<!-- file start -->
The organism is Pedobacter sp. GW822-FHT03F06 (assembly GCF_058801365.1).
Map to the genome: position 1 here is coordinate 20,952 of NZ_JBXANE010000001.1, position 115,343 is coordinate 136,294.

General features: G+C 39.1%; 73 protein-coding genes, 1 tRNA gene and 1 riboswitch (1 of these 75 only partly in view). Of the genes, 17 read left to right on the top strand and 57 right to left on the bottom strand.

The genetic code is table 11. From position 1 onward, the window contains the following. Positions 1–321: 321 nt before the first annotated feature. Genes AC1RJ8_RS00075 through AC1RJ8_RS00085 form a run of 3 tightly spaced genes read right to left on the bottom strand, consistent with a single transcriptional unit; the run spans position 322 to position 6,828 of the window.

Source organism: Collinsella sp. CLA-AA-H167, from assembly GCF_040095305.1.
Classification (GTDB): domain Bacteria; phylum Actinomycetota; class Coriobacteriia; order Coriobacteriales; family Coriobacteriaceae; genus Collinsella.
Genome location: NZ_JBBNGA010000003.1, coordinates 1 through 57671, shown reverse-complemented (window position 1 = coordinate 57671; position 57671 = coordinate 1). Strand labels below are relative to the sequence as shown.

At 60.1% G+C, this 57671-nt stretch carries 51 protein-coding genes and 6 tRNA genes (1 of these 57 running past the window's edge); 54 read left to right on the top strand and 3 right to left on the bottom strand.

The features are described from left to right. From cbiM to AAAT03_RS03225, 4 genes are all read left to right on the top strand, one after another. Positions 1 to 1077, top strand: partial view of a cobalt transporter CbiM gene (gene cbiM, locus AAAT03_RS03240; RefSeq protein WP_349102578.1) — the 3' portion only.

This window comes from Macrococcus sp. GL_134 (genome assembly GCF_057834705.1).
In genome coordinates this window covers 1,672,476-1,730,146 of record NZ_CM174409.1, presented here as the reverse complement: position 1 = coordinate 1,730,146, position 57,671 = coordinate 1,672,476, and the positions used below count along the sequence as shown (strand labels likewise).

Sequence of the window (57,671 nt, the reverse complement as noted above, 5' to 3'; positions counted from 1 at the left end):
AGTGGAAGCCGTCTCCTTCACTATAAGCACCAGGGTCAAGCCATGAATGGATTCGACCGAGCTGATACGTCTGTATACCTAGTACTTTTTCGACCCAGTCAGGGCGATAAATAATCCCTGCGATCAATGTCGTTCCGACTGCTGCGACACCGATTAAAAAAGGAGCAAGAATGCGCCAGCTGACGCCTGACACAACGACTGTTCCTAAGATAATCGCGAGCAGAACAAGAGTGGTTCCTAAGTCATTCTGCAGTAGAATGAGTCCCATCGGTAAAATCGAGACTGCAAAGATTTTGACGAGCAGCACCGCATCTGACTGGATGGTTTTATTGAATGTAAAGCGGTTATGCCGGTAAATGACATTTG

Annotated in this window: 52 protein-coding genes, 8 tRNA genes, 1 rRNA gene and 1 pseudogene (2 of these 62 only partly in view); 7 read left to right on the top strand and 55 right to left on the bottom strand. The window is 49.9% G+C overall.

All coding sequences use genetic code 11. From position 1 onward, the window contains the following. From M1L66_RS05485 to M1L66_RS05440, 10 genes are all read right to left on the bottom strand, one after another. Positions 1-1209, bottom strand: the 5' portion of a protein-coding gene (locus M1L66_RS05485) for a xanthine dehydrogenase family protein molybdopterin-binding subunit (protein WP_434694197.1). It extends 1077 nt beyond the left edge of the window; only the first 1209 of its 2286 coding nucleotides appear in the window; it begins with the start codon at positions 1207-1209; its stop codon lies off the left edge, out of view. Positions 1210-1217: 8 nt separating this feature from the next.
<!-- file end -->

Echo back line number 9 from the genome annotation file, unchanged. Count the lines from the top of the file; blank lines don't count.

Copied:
The features are described from left to right. From cbiM to AAAT03_RS03225, 4 genes are all read left to right on the top strand, one after another. Positions 1 to 1077, top strand: partial view of a cobalt transporter CbiM gene (gene cbiM, locus AAAT03_RS03240; RefSeq protein WP_349102578.1) — the 3' portion only.